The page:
From Systems to Organisations
AbstractWarren Weaver, writing about the function that science should have in mankind’s developing future, ideas and ideals, proposed to classify scientific problems into ‘problems of simplicity’, ‘problems of disorganised complexity’, and ‘problems of organised complexity’—the huge complementary class to which all biological, human, and social problems belong. Problems of simplicity have few components and variables and have been extensively addressed in the last 400 years. Problems of disorganised complexity have a huge number of individually erratic components and variables, but possess collective regularities that can be analysed by resourcing to stochastic methods. Yet, ‘problems of organised complexity’ do not yield easily to classical or statistical treatment. Interrelations among phenomenon elements change during its evolution alongside commonly used state variables. This invalidates independence and additivity assumptions that support reductionism and affect behaviour and outcome. Moreover, organisation, the focal point in this complementary class, is still an elusive concept despite gigantic efforts undertaken since a century ago to tame it. This paper addresses the description, representation and study of phenomena in the ‘problems of organised complexity’ class, arguing that they should be treated as a collection of interacting organisations. Furthermore, grounded on relational mathematical constructs, a formal theoretical framework that provides operational definitions, schemes for representing organisations and their changes, as well as interactions of organisations is introduced. Organisations formally extend the general systems concept and suggest a novel perspective for addressing organised complexity phenomena as a collection of interacting organisations. View Full-Text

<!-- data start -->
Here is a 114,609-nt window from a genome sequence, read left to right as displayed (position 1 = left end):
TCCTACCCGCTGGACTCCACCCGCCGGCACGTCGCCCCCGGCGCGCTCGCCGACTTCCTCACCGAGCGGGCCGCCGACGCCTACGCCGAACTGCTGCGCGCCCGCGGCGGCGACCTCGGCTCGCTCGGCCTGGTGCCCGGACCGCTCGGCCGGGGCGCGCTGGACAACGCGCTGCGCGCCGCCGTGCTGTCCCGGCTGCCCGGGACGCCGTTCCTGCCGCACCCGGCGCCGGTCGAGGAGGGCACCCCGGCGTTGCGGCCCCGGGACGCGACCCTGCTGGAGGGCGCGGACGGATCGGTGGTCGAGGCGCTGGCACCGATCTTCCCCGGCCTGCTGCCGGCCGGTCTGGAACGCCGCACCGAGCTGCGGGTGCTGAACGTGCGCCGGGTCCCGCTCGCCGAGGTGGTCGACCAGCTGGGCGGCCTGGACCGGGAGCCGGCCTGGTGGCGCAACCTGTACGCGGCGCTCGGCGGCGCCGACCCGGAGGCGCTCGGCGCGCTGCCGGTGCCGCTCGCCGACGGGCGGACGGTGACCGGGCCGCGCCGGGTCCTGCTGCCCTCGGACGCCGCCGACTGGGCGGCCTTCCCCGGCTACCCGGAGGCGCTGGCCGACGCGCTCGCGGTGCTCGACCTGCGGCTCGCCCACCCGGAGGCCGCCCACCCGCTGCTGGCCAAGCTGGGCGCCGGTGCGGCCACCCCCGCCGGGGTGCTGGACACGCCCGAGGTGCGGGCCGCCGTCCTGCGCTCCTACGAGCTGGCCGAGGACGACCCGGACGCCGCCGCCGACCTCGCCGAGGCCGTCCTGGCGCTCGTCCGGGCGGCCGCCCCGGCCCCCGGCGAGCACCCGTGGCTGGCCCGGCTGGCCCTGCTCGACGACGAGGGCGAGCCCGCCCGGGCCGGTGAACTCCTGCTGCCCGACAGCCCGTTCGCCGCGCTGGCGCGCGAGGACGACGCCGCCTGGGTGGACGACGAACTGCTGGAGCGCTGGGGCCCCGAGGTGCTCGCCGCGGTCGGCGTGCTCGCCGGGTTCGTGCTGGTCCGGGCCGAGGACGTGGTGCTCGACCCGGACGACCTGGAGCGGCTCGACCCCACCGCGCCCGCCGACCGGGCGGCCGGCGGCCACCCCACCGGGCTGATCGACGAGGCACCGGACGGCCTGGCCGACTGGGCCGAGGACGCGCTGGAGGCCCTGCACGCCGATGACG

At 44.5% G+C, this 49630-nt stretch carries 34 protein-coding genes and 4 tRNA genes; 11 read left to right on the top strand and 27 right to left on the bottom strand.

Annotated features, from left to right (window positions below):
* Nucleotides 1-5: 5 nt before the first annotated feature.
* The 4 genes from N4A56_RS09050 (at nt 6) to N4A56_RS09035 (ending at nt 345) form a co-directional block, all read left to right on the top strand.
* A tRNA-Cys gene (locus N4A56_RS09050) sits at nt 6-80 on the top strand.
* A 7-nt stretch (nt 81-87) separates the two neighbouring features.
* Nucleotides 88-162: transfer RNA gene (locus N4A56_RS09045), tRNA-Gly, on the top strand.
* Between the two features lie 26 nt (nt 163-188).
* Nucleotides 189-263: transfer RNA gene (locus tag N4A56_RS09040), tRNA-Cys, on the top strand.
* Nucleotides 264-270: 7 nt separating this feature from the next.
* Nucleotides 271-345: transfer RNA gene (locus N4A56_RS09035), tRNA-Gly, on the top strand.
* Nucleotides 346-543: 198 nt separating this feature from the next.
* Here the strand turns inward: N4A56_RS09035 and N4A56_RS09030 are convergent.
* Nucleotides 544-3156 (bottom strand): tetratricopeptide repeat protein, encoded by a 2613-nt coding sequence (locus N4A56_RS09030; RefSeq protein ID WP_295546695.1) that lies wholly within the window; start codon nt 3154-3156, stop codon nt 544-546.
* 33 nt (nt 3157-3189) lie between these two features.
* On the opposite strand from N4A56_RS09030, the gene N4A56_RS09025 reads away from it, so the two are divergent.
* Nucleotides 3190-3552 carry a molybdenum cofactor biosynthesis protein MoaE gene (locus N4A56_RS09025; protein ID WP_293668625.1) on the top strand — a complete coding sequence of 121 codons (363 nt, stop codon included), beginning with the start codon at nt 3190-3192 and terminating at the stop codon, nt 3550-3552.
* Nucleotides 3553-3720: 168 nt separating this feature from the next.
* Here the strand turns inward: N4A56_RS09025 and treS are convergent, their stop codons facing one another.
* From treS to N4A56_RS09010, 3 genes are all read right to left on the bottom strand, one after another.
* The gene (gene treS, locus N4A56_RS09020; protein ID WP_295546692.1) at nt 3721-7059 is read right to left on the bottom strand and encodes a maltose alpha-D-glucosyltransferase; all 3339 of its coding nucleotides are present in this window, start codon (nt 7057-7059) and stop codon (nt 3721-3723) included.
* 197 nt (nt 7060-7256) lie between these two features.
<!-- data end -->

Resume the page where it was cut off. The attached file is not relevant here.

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Kritz, M. From Systems to Organisations. Systems 2017, 5, 23.
Kritz M. From Systems to Organisations. Systems. 2017; 5(1):23.Chicago/Turabian Style
Kritz, Maurício. 2017. "From Systems to Organisations." Systems 5, no. 1: 23.
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